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Boulder, CO Newspaper Editorial: A spectacularly bad idea from Jared Polis

The central political dynamic the world over is the power of institutions, including governments, versus the rights of the individual. The great American experiment in individual freedom and representative democracy had its philosophical roots in the Enlightenment, which challenged millennia of dictatorial human history by suggesting that individual rights are fundamental.

So we were dumbfounded last week to read Boulder Congressman Jared Polis's argument at a congressional subcommittee meeting in Washington that institutions of higher education should be able to expel students accused of sexual assault even if it seems unlikely they are guilty.

"If I was running one, I might say, 'Well, you know, even if there is only a 20 or 30 percent chance that it happened, I would want to remove this individual,'" he said.

Such a policy would be such an astonishing abrogation of due process that it's hard to know where to start in condemning it. Our entire criminal justice system is built on the premise stated by the British jurist Sir William Blackstone in 1765: "Better that 10 guilty persons escape than that one innocent suffer."

John Adams, our second president, elaborated on this principle while shouldering the unpopular duty of defending British soldiers accused of murder in the Boston Massacre of 1770:

"It is more important that innocence should be protected than it is that guilt be punished, for guilt and crimes are so frequent in this world that all of them cannot be punished," Adams declared. Punishing the innocent erroneously, he argued, removed the incentive to act virtuously, which "would be the end of all security whatsoever."

Polis would no doubt reply that he was not talking about the criminal justice system. In fact, he made it sound like getting expelled from college is no big deal.

"If there are 10 people who have been accused, and under a reasonable likelihood standard maybe one or two did it, it seems better to get rid of all 10 people," he said. "We're not talking about depriving them of life or liberty, we're talking about them being transferred to another university, for crying out loud."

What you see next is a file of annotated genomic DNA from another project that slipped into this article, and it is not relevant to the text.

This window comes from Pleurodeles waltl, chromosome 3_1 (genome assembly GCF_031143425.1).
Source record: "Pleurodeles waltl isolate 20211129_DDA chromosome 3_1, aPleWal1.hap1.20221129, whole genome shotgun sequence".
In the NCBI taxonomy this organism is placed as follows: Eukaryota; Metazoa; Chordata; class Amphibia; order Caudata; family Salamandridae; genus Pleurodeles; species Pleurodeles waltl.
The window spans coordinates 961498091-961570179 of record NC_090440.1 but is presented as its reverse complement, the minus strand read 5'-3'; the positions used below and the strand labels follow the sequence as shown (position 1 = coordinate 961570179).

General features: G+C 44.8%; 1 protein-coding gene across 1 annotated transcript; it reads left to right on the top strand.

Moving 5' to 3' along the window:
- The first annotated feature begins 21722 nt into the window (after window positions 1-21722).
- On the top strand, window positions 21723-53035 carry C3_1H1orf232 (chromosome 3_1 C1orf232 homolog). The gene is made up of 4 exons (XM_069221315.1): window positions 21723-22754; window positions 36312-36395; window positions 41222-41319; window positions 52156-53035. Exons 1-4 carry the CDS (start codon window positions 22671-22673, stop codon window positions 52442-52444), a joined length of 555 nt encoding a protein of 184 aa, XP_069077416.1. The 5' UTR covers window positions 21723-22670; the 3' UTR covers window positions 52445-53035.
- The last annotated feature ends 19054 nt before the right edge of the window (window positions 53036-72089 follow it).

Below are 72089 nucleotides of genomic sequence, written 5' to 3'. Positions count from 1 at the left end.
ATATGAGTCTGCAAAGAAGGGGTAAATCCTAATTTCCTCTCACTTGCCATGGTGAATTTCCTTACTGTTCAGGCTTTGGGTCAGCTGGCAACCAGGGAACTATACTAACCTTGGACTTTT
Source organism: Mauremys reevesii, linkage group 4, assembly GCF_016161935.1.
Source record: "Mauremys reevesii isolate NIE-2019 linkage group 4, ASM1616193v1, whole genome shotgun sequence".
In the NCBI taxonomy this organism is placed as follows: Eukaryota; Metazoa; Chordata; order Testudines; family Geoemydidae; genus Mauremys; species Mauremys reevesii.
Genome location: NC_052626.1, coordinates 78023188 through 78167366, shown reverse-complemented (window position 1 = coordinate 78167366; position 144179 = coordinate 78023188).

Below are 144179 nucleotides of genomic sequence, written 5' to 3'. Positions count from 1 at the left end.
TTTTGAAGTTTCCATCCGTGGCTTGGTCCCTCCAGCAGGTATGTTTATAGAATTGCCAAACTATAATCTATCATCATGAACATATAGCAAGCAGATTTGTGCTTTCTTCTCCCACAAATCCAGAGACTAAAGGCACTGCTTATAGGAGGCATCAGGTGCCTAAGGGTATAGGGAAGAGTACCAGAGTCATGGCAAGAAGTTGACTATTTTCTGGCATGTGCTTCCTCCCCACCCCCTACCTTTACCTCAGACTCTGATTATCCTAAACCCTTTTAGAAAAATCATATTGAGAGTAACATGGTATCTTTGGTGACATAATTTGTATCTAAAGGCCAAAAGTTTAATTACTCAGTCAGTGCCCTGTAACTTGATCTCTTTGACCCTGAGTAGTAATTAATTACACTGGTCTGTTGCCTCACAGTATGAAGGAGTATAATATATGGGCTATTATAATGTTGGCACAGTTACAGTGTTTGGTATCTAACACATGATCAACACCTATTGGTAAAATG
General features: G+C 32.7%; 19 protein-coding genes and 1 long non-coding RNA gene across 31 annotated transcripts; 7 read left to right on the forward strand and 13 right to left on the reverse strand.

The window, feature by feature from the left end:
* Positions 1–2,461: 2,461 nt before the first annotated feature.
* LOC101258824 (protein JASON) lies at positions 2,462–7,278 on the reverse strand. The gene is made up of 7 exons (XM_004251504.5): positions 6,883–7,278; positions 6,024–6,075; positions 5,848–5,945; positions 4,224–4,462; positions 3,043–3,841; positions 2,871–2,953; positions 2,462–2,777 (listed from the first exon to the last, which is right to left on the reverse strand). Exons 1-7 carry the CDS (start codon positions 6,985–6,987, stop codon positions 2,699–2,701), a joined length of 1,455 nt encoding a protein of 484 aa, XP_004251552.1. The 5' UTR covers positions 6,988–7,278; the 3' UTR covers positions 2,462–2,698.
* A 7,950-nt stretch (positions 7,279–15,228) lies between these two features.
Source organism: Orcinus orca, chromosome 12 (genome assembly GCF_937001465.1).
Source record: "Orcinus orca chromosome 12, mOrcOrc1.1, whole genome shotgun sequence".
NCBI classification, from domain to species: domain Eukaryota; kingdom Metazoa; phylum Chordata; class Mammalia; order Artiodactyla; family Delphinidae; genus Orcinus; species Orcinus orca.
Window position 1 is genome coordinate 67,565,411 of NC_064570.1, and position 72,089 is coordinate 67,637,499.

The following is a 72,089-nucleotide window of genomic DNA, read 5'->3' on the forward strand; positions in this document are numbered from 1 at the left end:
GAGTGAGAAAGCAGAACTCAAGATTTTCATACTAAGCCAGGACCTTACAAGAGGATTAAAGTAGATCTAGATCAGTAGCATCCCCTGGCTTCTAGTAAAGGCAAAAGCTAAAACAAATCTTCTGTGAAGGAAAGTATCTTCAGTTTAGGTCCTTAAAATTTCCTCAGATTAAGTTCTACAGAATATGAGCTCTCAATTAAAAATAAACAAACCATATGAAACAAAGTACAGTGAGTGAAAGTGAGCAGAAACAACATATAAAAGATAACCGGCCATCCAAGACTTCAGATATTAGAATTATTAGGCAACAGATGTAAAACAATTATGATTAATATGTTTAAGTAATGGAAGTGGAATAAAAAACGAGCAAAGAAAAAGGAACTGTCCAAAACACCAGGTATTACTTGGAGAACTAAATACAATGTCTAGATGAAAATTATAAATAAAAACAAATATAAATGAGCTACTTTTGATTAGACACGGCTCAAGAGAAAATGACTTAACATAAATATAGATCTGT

In a subsequent interview with Reason Magazine, Polis argued that if his son were the subject of a baseless charge of sexual assault at a university, he would recommend he transfer because "it can be a living hell" to go through endless campus investigations.

This, of course, misses the point entirely. A voluntary withdrawal is the individual's choice. An expulsion is the opposite. To think a young person's reputation would not be severely damaged by such an expulsion, and that a comparable university would happily accept an expelled student's transfer application, is naïve.

Imagine the incentive to make a baseless charge of sexual assault against someone you didn't like if the mere allegation was likely to result in that person's expulsion under the "standard" adopted by your university.

Far from making college campuses less rigorous in their adjudication of such allegations, we propose making them more rigorous by referring all sexual assault allegations to local police and prosecutors for adjudication by the criminal justice system. If a student is guilty of sexual assault, that student should face a penalty worse than expulsion — that student should be subject to all the sanctions of the criminal justice system.

Over and over, college campuses have demonstrated a lack of expertise in pursuing such allegations. It is not, after all, what faculty and administrators are trained to do. Tales abound of athletic departments covering up for star players.

Sexual assault is a serious problem, in society and on college campuses. The answer is not to throw up our hands at the prospect of adjudication and delete all the messy steps between allegation and punishment. The answer is to preserve individual rights through due process, assign such cases to institutions trained to investigate and prosecute them, and punish those found guilty to the fullest extent of the law.

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